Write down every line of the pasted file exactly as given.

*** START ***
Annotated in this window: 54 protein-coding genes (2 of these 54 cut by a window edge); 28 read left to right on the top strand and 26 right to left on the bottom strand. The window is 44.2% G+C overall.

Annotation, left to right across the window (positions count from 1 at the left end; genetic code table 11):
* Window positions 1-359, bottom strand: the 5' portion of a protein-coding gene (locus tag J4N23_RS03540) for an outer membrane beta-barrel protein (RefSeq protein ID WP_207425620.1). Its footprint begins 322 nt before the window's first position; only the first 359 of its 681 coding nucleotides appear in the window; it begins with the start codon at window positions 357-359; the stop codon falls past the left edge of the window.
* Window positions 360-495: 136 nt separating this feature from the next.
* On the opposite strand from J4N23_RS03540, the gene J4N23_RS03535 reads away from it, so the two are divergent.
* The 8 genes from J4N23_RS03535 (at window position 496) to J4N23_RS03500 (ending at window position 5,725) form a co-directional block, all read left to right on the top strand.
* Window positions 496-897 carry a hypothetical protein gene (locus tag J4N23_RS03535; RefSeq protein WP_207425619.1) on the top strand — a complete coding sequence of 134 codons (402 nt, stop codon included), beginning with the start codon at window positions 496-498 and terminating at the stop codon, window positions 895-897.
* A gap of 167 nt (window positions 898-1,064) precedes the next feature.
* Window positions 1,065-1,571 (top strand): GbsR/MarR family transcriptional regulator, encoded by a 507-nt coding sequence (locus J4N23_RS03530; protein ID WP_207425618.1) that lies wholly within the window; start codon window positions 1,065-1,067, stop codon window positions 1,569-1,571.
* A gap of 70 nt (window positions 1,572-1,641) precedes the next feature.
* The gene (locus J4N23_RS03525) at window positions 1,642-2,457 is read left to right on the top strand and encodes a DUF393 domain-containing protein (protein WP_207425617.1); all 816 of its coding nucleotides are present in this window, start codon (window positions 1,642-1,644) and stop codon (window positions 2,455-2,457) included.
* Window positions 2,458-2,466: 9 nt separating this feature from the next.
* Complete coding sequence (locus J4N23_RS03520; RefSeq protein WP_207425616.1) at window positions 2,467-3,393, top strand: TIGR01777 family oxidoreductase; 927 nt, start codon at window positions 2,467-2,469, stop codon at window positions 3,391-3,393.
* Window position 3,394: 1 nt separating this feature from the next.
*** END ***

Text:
Annotated in this window: 54 protein-coding genes (2 of these 54 cut by a window edge); 28 read left to right on the top strand and 26 right to left on the bottom strand. The window is 44.2% G+C overall.

Annotation, left to right across the window (positions count from 1 at the left end; genetic code table 11):
* Window positions 1-359, bottom strand: the 5' portion of a protein-coding gene (locus tag J4N23_RS03540) for an outer membrane beta-barrel protein (RefSeq protein ID WP_207425620.1). Its footprint begins 322 nt before the window's first position; only the first 359 of its 681 coding nucleotides appear in the window; it begins with the start codon at window positions 357-359; the stop codon falls past the left edge of the window.
* Window positions 360-495: 136 nt separating this feature from the next.
* On the opposite strand from J4N23_RS03540, the gene J4N23_RS03535 reads away from it, so the two are divergent.
* The 8 genes from J4N23_RS03535 (at window position 496) to J4N23_RS03500 (ending at window position 5,725) form a co-directional block, all read left to right on the top strand.
* Window positions 496-897 carry a hypothetical protein gene (locus tag J4N23_RS03535; RefSeq protein WP_207425619.1) on the top strand — a complete coding sequence of 134 codons (402 nt, stop codon included), beginning with the start codon at window positions 496-498 and terminating at the stop codon, window positions 895-897.
* A gap of 167 nt (window positions 898-1,064) precedes the next feature.
* Window positions 1,065-1,571 (top strand): GbsR/MarR family transcriptional regulator, encoded by a 507-nt coding sequence (locus J4N23_RS03530; protein ID WP_207425618.1) that lies wholly within the window; start codon window positions 1,065-1,067, stop codon window positions 1,569-1,571.
* A gap of 70 nt (window positions 1,572-1,641) precedes the next feature.
* The gene (locus J4N23_RS03525) at window positions 1,642-2,457 is read left to right on the top strand and encodes a DUF393 domain-containing protein (protein WP_207425617.1); all 816 of its coding nucleotides are present in this window, start codon (window positions 1,642-1,644) and stop codon (window positions 2,455-2,457) included.
* Window positions 2,458-2,466: 9 nt separating this feature from the next.
* Complete coding sequence (locus J4N23_RS03520; RefSeq protein WP_207425616.1) at window positions 2,467-3,393, top strand: TIGR01777 family oxidoreductase; 927 nt, start codon at window positions 2,467-2,469, stop codon at window positions 3,391-3,393.
* Window position 3,394: 1 nt separating this feature from the next.